A Guide To Legally Using Images In Your Marketing

Marketing as a business essential has constantly evolved over the past decade. Having your own website, online selling platform and solid social media strategy was previously reserved for big business that could afford the investment. Today, thanks to the many user-friendly online tools and even courses, all of this is far more accessible. Though this is an amazing opportunity for small businesses to compete, it does come with the challenge of navigating legalities of what you can and can’t use on your website, social media or any part of your marketing strategy.

Using good imagery is vital in invoking those feelings in your marketing. They communicate your message faster, boost engagement and are simply memorable. That photo of a dripping chocolate sundae on your chocolate lip balm page, and the images of dried flowers alongside your home décor products go together like Piglet and Pooh, right? They really give it that oomph, though maybe not enough oomph to be worth facing the consequences of breaching copyright.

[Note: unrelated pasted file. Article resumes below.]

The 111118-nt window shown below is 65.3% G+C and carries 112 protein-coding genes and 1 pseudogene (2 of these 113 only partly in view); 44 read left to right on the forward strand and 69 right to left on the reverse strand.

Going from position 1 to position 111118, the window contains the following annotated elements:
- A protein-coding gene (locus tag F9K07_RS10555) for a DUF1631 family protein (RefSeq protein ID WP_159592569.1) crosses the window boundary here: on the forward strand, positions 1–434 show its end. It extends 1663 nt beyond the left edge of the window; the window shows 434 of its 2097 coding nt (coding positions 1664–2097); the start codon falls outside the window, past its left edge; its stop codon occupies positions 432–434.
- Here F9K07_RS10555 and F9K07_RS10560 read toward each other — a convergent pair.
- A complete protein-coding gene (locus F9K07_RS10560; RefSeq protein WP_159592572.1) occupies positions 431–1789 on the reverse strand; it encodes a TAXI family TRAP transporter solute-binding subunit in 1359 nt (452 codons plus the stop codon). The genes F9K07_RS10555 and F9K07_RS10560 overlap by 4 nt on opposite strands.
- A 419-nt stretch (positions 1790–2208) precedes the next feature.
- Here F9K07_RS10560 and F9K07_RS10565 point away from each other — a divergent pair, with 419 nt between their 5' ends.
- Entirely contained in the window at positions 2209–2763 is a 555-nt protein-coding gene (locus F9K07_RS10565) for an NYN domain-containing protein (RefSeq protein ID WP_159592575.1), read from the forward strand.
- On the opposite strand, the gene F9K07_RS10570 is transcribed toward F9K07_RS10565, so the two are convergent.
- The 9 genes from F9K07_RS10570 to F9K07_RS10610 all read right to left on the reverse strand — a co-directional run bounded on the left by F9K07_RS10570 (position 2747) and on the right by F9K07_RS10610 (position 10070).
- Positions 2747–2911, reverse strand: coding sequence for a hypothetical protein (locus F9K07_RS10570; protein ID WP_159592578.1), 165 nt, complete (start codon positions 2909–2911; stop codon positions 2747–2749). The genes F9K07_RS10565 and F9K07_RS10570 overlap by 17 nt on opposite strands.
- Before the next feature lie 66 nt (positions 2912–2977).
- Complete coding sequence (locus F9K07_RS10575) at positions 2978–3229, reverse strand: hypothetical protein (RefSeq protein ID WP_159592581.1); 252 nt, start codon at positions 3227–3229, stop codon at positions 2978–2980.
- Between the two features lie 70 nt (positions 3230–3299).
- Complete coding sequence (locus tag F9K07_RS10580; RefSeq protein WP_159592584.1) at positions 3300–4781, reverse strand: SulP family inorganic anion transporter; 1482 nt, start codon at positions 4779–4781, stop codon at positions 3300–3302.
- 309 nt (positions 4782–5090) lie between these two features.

So, here is a guide to legally using images in your marketing – where to get them and how to protect yourself and your business

Image - by Anete Lūsiņa on Unsplash

Stock photos

I know I know, the thought of using stock photos makes you cringe. Though hear me out, in 2020 we’re lucky that there are now several stock photo sites with a library of images that don’t look like they were taken in 2002. Seriously, check out Unsplash and Pexels. These two sites have beautiful images and not only are they free but you can download, modify, distribute and use them as you please. Giving credit to the photographers is not necessary but it is appreciated.

Take it to the next level with paid stock photos

While Unsplash and Pexels are great, sometimes we have a very particular image in mind and in that case, those sites can be a bit limited. If you’re able to go the paid route, you will have a lot more freedom in your creativity to do what you want with your imagery. Sites like Shutterstock, Deposit photos, Adobe stock are great options but there are plenty of others in the industry. Remember, the more expensive the license is, the more you will be allowed to do with the image.

Understanding stock image licenses